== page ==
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Math Help - Fourier: Basic definition

  1. #1
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    Fourier: Basic definition

    Greetings.

    I seek advise regarding the following sentence as it appears pertaining to the image that appears below:

    "[In Discrete Fourier Transform] it is common to express the transform as G(k) instead of G(k/N) in order to simplify the notation, but one should keep in mind that the frequency is the normalized k/N and not the integer k."



    I would appreciate assistance with an explanation of what 'normalizing' refers to, and why it is required.

    Look forward to a prompt response.

    Best regards,
    wirefree
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  2. #2
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    Quote Originally Posted by wirefree View Post
    Greetings.

    I seek advise regarding the following sentence as it appears pertaining to the image that appears below:

    "[In Discrete Fourier Transform] it is common to express the transform as G(k) instead of G(k/N) in order to simplify the notation, but one should keep in mind that the frequency is the normalized k/N and not the integer k."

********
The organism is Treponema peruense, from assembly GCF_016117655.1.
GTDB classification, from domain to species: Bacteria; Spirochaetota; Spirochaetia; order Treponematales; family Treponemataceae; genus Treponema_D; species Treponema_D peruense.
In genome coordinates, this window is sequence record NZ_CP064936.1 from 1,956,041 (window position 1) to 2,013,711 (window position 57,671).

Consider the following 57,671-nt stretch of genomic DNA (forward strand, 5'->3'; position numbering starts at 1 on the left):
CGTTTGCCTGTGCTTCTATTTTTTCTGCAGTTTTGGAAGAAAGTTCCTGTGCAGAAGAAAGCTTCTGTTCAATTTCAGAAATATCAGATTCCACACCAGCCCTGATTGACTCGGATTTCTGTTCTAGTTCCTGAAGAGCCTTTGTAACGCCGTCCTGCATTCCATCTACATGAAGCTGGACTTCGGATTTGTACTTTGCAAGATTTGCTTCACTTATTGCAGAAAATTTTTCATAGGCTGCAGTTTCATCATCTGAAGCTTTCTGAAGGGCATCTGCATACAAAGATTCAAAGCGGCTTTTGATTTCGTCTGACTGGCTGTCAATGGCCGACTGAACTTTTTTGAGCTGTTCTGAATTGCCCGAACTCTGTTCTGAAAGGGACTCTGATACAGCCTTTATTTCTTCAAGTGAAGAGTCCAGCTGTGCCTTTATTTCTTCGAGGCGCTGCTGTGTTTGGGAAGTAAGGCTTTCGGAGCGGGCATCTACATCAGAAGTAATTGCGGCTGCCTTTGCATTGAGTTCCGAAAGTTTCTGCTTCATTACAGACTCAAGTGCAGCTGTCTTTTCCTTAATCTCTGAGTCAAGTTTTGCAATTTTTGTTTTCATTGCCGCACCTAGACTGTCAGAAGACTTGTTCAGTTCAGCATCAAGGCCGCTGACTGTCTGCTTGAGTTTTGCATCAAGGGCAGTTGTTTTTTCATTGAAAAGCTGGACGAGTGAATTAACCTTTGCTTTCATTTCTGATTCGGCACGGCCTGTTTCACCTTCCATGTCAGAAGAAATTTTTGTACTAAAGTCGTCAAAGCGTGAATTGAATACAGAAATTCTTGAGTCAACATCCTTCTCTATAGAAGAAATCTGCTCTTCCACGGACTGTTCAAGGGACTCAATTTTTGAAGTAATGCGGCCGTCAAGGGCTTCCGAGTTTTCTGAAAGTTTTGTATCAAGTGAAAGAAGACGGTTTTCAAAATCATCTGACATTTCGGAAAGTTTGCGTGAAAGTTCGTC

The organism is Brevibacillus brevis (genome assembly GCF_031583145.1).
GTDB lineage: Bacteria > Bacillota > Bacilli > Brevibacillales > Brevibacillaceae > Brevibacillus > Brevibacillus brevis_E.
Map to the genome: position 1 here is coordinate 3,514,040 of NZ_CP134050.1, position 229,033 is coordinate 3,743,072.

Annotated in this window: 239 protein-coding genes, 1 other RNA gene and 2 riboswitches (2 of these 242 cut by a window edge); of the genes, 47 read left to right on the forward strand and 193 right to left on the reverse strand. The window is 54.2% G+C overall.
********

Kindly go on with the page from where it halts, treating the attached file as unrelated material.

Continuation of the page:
I would appreciate assistance with an explanation of what 'normalizing' refers to, and why it is required.

    Look forward to a prompt response.

    Best regards,
    wirefree
    The transform on left column is for n=1,2,3...,N. This number is mostly used when you collect N number of information.

    The other transform on the right is for time within a cycle. This usually go back and forth alternately as in sine waves or cosine waves. If you know the Period of a cycle, you can divide you time, t, as you deem appropriate.
    Most often, this is used in changing a discrete function into a continuous one.
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  3. #3
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    Quote Originally Posted by wirefree View Post
    Greetings.

    I seek advise regarding the following sentence as it appears pertaining to the image that appears below:

    "[In Discrete Fourier Transform] it is common to express the transform as G(k) instead of G(k/N) in order to simplify the notation, but one should keep in mind that the frequency is the normalized k/N and not the integer k."



    I would appreciate assistance with an explanation of what 'normalizing' refers to, and why it is required.

    Look forward to a prompt response.

    Best regards,
    wirefree
    If my last post was not clear, I am simplifying it here by examples.

    In trigonometry, we use standard trig functions by normalizing the radius =1 unit.

    In vector analysis or linear algebra, we normalize a vector by dividing it with it magnitude, converting it into unit vector.

    In your case, the transform in discrete form, you sum n from 1 to N before normalizing it. After you normalizing the discrete form, you sum it between zero to one period T. That's normalized.

    It cannot be more clearer than the example I gave you.
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